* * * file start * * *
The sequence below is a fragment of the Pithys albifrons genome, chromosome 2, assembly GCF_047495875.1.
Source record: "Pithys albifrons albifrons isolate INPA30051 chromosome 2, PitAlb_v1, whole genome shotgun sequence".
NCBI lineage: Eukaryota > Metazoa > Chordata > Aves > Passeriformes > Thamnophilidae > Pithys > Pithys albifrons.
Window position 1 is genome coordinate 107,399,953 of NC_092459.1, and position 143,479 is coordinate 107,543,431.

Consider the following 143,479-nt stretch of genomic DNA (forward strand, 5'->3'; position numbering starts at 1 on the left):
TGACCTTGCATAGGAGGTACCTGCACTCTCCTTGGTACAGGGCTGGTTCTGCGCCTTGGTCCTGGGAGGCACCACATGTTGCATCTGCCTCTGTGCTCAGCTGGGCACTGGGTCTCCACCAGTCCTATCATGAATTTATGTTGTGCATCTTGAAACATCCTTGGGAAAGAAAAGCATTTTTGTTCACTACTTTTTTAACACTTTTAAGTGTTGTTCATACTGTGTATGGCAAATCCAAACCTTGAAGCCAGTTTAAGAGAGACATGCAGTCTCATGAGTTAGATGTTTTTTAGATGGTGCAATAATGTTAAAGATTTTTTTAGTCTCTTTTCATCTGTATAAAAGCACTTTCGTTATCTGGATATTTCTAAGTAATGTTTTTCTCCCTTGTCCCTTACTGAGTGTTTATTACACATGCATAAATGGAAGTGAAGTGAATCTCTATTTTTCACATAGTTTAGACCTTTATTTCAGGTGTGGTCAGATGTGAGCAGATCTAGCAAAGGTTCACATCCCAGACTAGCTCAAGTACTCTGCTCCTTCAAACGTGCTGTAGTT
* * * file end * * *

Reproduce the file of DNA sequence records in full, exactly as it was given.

The sequence below is a fragment of the Pithys albifrons genome, chromosome 2, assembly GCF_047495875.1.
Source record: "Pithys albifrons albifrons isolate INPA30051 chromosome 2, PitAlb_v1, whole genome shotgun sequence".
NCBI lineage: Eukaryota > Metazoa > Chordata > Aves > Passeriformes > Thamnophilidae > Pithys > Pithys albifrons.
Window position 1 is genome coordinate 107,399,953 of NC_092459.1, and position 143,479 is coordinate 107,543,431.

Consider the following 143,479-nt stretch of genomic DNA (forward strand, 5'->3'; position numbering starts at 1 on the left):
TGACCTTGCATAGGAGGTACCTGCACTCTCCTTGGTACAGGGCTGGTTCTGCGCCTTGGTCCTGGGAGGCACCACATGTTGCATCTGCCTCTGTGCTCAGCTGGGCACTGGGTCTCCACCAGTCCTATCATGAATTTATGTTGTGCATCTTGAAACATCCTTGGGAAAGAAAAGCATTTTTGTTCACTACTTTTTTAACACTTTTAAGTGTTGTTCATACTGTGTATGGCAAATCCAAACCTTGAAGCCAGTTTAAGAGAGACATGCAGTCTCATGAGTTAGATGTTTTTTAGATGGTGCAATAATGTTAAAGATTTTTTTAGTCTCTTTTCATCTGTATAAAAGCACTTTCGTTATCTGGATATTTCTAAGTAATGTTTTTCTCCCTTGTCCCTTACTGAGTGTTTATTACACATGCATAAATGGAAGTGAAGTGAATCTCTATTTTTCACATAGTTTAGACCTTTATTTCAGGTGTGGTCAGATGTGAGCAGATCTAGCAAAGGTTCACATCCCAGACTAGCTCAAGTACTCTGCTCCTTCAAACGTGCTGTAGTT